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Commodore Records was an American independent record label known for producing Dixieland jazz and swing. It is also remembered for releasing Billie Holiday's hit "Strange Fruit".

Commodore Records
Commodore Records label
Commodore Records label for
Billie Holiday's "Strange Fruit" (1939)
Founded1938 (1938)
FounderMilt Gabler
Defunct1954 (1954)
StatusInactive
GenreJazz
Country of originU.S.
LocationNew York City

HistoryEdit

 
Milt Gabler, Herbie Hill, Lou Blum and Jack Crystal at the Commodore Music Shop, New York City (1947)

Commodore Records was founded in the spring of 1938 by Milt Gabler[1], a native of Harlem who founded the Commodore Music Shop in 1926 in Manhattan at 136 East 42nd Street (diagonally across the street from the Commodore Hotel), and from 1938–41 with a branch at 46 West 52nd Street,[2]

Commodore's albums included dixieland music (Eddie Condon, Wild Bill Davison) and swing (Coleman Hawkins, Earl Hines).[3] Commodore's biggest hit was "Strange Fruit" (backed with "Fine and Mellow") by Billie Holiday, which reached No. 16 on the charts on July 22, 1939.[4] The label was most active from 1939 to 1946.[5] The roster included Bud Freeman, Bobby Hackett, Edmond Hall, Hot Lips Page, Pee Wee Russell, Willie The Lion Smith, Muggsy Spanier, Art Tatum, Fats Waller, Lee Wiley, and Lester Young.[6]

Gabler arranged for recording and pressing to be done by the American Record Corporation (ARC)[1], then Reeves Transcription Services and Decca. In the early 1960s, a series of Commodore albums was compiled by Gabler and released by Mainstream.[1] In the late 1980s Mosaic issued Commodore's complete recordings on three box sets (LP).[5][1]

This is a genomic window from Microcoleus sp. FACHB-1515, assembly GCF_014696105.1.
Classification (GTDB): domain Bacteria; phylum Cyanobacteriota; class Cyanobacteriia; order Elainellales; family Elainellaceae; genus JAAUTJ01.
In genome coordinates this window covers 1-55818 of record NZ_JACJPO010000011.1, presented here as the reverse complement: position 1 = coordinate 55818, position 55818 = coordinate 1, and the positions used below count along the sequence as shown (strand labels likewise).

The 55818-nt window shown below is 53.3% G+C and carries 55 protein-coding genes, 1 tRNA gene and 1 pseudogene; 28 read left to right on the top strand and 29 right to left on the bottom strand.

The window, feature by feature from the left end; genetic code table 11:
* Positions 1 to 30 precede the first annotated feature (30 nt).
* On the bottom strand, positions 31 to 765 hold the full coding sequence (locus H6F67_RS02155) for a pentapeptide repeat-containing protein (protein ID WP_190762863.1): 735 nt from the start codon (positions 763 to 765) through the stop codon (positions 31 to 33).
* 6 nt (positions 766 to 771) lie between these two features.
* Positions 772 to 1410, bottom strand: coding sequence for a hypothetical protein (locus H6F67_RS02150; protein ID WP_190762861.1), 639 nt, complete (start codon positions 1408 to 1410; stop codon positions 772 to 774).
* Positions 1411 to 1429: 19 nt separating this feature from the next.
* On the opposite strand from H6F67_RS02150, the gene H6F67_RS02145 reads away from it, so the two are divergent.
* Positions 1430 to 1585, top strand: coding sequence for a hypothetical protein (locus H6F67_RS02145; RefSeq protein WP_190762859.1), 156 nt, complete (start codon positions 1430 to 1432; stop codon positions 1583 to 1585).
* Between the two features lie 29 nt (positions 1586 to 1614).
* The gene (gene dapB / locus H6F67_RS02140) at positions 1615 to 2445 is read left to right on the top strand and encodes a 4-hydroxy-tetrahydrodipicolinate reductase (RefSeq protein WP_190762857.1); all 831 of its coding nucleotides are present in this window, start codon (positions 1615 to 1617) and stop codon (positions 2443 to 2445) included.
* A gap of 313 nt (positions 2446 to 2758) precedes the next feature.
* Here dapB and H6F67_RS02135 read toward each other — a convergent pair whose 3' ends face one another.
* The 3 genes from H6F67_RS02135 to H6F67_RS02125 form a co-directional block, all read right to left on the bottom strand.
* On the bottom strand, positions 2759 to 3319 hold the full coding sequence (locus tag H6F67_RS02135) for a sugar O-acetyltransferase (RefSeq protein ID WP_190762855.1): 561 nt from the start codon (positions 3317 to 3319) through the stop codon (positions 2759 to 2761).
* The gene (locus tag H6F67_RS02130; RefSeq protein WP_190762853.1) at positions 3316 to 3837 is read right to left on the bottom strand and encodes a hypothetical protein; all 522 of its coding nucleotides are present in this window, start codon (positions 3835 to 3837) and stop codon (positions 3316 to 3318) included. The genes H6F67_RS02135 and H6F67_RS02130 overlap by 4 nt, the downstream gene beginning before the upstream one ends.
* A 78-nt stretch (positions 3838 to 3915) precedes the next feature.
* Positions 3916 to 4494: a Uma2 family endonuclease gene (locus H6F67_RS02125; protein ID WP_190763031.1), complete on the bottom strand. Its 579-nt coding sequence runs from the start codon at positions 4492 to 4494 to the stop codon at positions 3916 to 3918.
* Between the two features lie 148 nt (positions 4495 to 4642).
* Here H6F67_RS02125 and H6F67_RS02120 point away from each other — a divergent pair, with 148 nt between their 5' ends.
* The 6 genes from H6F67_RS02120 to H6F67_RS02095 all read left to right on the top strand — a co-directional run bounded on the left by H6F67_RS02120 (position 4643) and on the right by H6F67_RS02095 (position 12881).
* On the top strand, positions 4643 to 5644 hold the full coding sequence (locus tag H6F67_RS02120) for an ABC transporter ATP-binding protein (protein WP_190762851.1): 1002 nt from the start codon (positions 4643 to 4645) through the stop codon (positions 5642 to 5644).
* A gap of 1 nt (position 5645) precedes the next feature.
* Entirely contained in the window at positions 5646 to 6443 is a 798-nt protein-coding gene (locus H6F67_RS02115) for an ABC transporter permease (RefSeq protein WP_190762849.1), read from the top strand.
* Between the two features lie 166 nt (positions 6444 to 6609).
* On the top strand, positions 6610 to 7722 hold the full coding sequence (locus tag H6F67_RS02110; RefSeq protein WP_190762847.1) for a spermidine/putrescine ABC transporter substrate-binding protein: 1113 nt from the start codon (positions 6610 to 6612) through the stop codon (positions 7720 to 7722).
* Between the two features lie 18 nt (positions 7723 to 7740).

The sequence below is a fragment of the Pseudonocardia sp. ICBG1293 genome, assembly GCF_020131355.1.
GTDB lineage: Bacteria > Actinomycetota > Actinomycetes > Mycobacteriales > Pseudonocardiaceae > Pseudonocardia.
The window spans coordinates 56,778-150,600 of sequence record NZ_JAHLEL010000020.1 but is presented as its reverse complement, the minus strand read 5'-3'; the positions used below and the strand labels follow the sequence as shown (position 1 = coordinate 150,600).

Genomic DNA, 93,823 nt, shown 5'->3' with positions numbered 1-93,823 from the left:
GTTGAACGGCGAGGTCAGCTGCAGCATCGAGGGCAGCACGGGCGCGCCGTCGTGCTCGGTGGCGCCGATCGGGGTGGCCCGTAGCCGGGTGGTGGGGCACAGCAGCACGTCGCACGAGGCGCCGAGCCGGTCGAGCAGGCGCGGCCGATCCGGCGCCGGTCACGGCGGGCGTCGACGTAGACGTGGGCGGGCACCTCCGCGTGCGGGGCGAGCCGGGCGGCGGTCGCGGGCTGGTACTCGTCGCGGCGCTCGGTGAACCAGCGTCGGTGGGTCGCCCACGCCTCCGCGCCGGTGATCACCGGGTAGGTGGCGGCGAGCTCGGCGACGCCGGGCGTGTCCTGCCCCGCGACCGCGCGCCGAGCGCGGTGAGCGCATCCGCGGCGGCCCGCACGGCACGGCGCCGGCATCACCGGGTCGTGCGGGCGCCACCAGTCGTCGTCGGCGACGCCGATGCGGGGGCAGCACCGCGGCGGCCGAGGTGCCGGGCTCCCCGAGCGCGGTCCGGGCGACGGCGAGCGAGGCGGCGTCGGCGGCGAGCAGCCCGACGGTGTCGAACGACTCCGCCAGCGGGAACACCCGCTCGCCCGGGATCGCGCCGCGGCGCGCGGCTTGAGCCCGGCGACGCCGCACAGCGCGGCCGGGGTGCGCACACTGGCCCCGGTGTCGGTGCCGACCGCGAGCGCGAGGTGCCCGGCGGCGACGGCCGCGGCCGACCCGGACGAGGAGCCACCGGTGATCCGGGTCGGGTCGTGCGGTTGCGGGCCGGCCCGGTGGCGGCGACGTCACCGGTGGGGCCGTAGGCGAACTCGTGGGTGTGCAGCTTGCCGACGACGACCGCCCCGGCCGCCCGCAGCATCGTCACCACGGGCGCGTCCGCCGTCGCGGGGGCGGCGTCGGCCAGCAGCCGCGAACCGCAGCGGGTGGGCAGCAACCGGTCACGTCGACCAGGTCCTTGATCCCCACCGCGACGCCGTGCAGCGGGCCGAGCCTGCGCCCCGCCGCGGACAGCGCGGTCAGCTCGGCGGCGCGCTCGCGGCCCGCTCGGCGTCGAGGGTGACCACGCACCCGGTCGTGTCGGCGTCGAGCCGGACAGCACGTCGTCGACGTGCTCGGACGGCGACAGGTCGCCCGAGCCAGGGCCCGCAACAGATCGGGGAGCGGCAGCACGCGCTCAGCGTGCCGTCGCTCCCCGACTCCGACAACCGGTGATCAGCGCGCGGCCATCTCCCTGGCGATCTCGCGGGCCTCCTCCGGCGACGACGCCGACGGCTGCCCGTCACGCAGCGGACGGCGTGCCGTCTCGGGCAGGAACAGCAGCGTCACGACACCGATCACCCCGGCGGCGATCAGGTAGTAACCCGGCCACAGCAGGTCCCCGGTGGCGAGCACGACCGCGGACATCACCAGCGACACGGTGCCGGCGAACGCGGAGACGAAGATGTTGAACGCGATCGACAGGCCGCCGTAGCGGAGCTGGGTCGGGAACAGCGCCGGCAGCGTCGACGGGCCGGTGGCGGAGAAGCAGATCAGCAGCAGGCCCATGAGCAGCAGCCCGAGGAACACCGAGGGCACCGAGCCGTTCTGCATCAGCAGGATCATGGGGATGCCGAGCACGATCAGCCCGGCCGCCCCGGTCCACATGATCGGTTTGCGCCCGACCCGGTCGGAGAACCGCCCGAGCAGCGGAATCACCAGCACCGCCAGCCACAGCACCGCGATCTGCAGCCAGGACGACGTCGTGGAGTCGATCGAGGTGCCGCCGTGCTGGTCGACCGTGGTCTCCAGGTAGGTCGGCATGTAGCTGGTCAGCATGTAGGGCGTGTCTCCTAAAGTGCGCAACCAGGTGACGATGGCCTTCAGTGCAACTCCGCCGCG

Billy Crystal, Gabler's nephew, compiled an album of songs dedicated to his uncle titled Billy Crystal Presents: The Milt Gabler Story.[7]

See alsoEdit

ReferencesEdit

  1. ^ a b c d Rye, Howard (2002). Kernfeld, Barry (ed.). The New Grove Dictionary of Jazz. 1 (2nd ed.). New York: Grove's Dictionaries. p. 498. ISBN 1-56159-284-6.
  2. ^ Clayton, Peter; Gammond, Peter (1989). The Guinness Jazz Companion (2nd ed.). Enfield: Guinness Publishing. p. 65.
  3. ^ "Commodore Numerical Listings". The Online Discographical Project. June 3, 2015. Retrieved February 27, 2018.
  4. ^ Doyle, Jack (March 7, 2011). ""Strange Fruit" 1939". PopHistoryDig.com. Retrieved February 27, 2018.
  5. ^ a b Yanow, Scott (1998). "Labels". In Erlewine, Michael; Bogdanov, Vladimir; Woodstra, Chris; Yanow, Scott (eds.). All Music Guide to Jazz (3rd ed.). San Francisco: Miller Freeman Books. p. 1334. ISBN 0-87930-530-4.
  6. ^ Moos Pick, Margaret. "Riverwalk Jazz - Stanford University Libraries". riverwalkjazz.stanford.edu. Retrieved 1 August 2019.
  7. ^ "Billy Crystal: My Uncle Milt". NPR.org. 15 April 2005. Retrieved 1 August 2019.

External linksEdit